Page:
# Fourier coefficients

Let $\mathbb{T}^{n}=\mathbb{R}^{n}/(2\pi\mathbb{Z})^{n}$ be the $n$-dimensional torus, let $\{\phi_{k}(x)\}_{k\in\mathbb{Z}^{n}}$ be an orthonormal basis for $L^{2}(\mathbb{T}^{n})$, and suppose that $f(x)\in L^{2}(\mathbb{T}^{n})$.

We can expand $f$ as a Fourier series

 $\displaystyle\sum_{k\in\mathbb{Z}^{n}}\hat{f}(k)\phi_{k},$

and we call the numbers $\hat{f}(k)$ the Fourier coefficients of $f$ with respect to the given basis. In particular, the Fourier series for $f$ converges to $f$ in the $L^{2}$ norm.

Let $f$ be a Riemann integrable function from $[-\pi,\pi]$ to $\mathbb{R}$. Then the numbers

 $\displaystyle a_{0}$ $\displaystyle=\frac{1}{2\pi}\int_{-\pi}^{\pi}f(x)dx,$ $\displaystyle a_{n}$ $\displaystyle=\frac{1}{\pi}\int_{-\pi}^{\pi}f(x)\cos(nx)dx,$ $\displaystyle b_{n}$ $\displaystyle=\frac{1}{\pi}\int_{-\pi}^{\pi}f(x)\sin(nx)dx.$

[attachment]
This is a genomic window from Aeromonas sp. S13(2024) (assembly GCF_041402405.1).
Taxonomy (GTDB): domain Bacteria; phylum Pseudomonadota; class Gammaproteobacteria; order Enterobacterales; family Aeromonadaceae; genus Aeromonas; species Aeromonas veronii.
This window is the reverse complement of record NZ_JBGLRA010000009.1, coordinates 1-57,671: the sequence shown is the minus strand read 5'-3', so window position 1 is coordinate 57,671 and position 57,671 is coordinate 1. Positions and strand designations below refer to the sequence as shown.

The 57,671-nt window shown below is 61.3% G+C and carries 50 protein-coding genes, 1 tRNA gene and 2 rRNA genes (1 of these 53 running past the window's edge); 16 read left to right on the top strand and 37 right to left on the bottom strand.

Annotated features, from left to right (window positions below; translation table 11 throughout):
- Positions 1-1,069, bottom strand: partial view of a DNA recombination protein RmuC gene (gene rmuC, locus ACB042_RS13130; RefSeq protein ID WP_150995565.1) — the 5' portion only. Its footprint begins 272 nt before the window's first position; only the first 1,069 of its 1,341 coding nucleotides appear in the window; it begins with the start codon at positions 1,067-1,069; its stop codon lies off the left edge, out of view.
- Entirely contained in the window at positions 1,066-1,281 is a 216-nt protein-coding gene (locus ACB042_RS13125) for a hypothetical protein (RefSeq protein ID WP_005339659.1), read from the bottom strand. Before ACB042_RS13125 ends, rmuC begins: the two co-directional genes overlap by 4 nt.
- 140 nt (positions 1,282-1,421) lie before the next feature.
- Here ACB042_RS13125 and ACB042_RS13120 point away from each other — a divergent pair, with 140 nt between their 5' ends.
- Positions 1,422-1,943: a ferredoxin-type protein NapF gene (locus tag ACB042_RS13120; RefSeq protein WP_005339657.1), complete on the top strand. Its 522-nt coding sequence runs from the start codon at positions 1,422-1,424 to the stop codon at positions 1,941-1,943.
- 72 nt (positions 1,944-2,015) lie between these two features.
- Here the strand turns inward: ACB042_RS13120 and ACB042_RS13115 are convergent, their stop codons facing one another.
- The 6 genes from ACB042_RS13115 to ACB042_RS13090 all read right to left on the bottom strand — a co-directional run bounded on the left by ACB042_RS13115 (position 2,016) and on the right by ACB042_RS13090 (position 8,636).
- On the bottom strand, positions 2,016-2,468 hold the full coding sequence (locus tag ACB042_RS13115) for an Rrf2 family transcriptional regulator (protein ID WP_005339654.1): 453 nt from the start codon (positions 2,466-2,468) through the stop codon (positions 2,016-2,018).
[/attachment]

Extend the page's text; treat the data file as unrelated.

are called the Fourier coefficients of the function $f.$

The above can be repeated for a Lebesgue-integrable function $f$ if we use the Lebesgue integral  in place of the Riemann integral. This is the usual setting for modern Fourier analysis.

The trigonometric series

 $a_{0}+\sum_{n=1}^{\infty}(a_{n}\cos(nx)+b_{n}\sin(nx))$

is called the trigonometric series of the function $f$, or Fourier series of the function $f.$

Title Fourier coefficients FourierCoefficients 2013-03-22 13:57:07 2013-03-22 13:57:07 mathcam (2727) mathcam (2727) 19 mathcam (2727) Definition msc 11F30 GeneralizedRiemannLebesgueLemma FourierSeriesOfFunctionOfBoundedVariation DirichletConditions Fourier series trigonometric series